This was adapted from the Lifeway Research article “Give Your Church the Gift of Theological Education,” originally published on March 9, 2023.
Theology is for all because theology is simply growing in knowing God. We are all operating out of what we believe is true about God, which means we are all operating out of a theology. Our goal is to be wise theologians who rightly know and worship God as women who are seeking to “grow in the grace and knowledge of our Lord and Savior Jesus Christ” (2 Pet. 3:18).
At fourteen years old, I read Systematic Theology from cover to cover. My youth minister had gifted me his copy from seminary—likely to buy himself some time away from the barrage of questions I came armed with each week. Unfortunately for him, that break was short. I was so hungry to understand God and His Word that I couldn’t put it down, which led to more (and more complicated) questions—a double miss for my poor minister.
As I considered college, I wanted to pursue an education in theology. I had felt God calling me to the ministry at twelve years old and had wrestled with what that calling meant for my future. What was I going to do? I didn’t feel called to missions, but as a young female, I had not seen women serve in any other capacity other than as a pastor’s wife. And theological education seemed superfluous if missions was the route for me (and as a fiercely independent young adult, that route also seemed to have too many variables for my liking). So, I entered college as a nursing major, knowing the sight of blood made me extremely queasy but that medical professionals were highly valued on the field.
The shift to education in theology
I lasted about three weeks before I changed my major to English and Christian studies. Writing and reading had always been my first love, so I hoped God could use those on the mission field—maybe in teaching English as a second language. I must mention here that I had some champions cheering me on in theological education. It was their insistence that made me think it truly could be valuable, even if I wasn’t training for similar work to the students who studied alongside me. Their encouragement moved me to pursue a double major because one was going to be for “real-world work” (I needed some marketable skill to make money to live) and one was just for me because I loved it.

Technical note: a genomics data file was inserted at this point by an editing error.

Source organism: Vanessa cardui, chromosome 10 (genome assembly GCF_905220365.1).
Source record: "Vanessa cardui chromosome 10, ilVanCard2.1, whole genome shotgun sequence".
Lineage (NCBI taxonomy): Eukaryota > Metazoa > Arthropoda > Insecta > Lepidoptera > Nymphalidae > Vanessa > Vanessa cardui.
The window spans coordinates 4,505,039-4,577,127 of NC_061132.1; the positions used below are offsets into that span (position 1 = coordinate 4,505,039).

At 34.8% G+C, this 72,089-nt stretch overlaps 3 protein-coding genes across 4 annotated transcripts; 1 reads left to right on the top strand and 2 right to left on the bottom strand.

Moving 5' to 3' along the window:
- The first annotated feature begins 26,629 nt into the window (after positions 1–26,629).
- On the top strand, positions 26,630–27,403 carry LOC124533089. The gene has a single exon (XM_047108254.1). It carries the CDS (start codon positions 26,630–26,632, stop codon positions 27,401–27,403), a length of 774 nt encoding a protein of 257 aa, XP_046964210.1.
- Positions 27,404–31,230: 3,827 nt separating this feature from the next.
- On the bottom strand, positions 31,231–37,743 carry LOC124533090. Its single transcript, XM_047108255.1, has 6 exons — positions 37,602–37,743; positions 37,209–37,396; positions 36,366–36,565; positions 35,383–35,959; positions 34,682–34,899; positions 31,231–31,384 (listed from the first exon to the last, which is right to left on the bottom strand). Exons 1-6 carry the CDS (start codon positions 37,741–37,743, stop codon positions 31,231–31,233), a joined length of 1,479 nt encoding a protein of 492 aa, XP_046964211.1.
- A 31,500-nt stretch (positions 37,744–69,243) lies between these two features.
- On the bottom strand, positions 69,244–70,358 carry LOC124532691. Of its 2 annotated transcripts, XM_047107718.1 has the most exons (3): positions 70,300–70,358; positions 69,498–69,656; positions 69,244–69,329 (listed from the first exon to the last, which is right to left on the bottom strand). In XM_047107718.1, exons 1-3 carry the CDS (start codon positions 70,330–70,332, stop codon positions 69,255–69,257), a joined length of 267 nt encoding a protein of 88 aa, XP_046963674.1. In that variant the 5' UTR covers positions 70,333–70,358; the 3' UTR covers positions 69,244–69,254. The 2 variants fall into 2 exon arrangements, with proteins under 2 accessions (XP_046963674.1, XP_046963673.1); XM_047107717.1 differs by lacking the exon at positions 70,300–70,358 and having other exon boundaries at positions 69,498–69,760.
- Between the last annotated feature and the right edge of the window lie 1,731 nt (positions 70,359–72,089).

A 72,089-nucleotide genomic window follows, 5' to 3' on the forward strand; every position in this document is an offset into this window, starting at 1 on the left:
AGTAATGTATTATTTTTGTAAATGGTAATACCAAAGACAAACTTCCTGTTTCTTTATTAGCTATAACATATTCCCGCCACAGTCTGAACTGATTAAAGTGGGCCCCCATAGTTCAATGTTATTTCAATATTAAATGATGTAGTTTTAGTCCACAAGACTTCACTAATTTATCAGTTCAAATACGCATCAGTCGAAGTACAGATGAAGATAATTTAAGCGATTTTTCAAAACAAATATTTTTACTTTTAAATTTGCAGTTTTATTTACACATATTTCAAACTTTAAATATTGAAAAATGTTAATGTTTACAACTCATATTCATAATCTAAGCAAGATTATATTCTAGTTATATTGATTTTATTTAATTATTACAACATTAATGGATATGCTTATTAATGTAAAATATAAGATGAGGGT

Little did I know there would be a world of opportunities to use my gifts aligned with my calling for God’s glory, despite so many asking why I’d waste my money getting a degree I’d never use. I’m so glad I pursued a “just for fun” degree because, by God’s grace, I’ve used it every day in my work, in my church, and in my family. And I’ve been able to continue studying even now. My training has likely kept me from teaching all sorts of accidental heresies or misinterpretations in years of children’s ministry, women’s ministry, and resource writing and editing. What I thought was just an extra degree has been a beautiful guardrail for me in orthodoxy, protecting not just me but many around me as my responsibilities in ministry grew.
Maybe you find yourself in a similar situation. You want to grow in your clarity of understanding and discussing God, His Word, and the gospel, but you don’t know where to begin. You don’t have the time or the money to enroll in seminary, but you do want to grow. Here are three ways to begin today:
1. Learn from teachers via video online.
There are multiple platforms that offer theological training. My favorite for women is Lifeway Women Academy. It is designed for women and taught by women, with the first two courses focusing on hermeneutics (how to study the Bible) and systematic theology (what we believe, organized systematically to synthesize what the Bible teaches on each doctrine). I got to teach on Christology and salvation in the second course, and it was such a blessing to me!
2. Read books that sharpen and challenge you.
Today, the teaching of world-renowned theologians is as close as your phone. Download a title or two to get started. Here are some recommended starting places:
- Women of the Word by Jen Wilkin (on how to study the Bible)
- Delighting in the Trinity by Michael Reeves (asking: who is God?)
- Everyday Theology: What You Believe Matters by Mary Wiley (Bible study to give you a foundation in systematic theology)
- None Like Him by Jen Wilkin / In His Image by Jen Wilkin (noncommunicable and communicable attributes of God)
There are so many others, but five is a good starting place. Within Lifeway Women Academy, you’ll find a broader reading list.
3. Do theology in community.
Theology is for the church. The Bible is written to the church. There’s no better way to learn than to learn together. Cultivate a place in your local body to ask questions, talk through what you are learning, and sharpen one another. Read one of the books above together. However you choose to engage, we go farther and do so more successfully when we go together.
A lifelong pursuit
Education in theology is a gift, and there are so many avenues for instruction. I pray God gives you a hunger for Him, no matter what education you do or do not have. The beauty of theological education is that there are no truly terminal degrees. We never stop learning and growing as God sanctifies our hearts and minds into the image of Christ. Developing our theology is a lifelong journey and one that acts as both a guardrail and an accelerant in the ways of God, producing the fruit of righteousness.
Mary Wiley is the author of Everyday Theology, an eight-week Bible study exploring essential doctrines and why they matter in our everyday lives. She holds a BA in Christian studies and English from the University of Mobile and an MA in theological studies from The Southern Baptist Theological Seminary. She and her husband, John, have two children and live in the Nashville area. She works in publishing, and you can follow her on Instagram.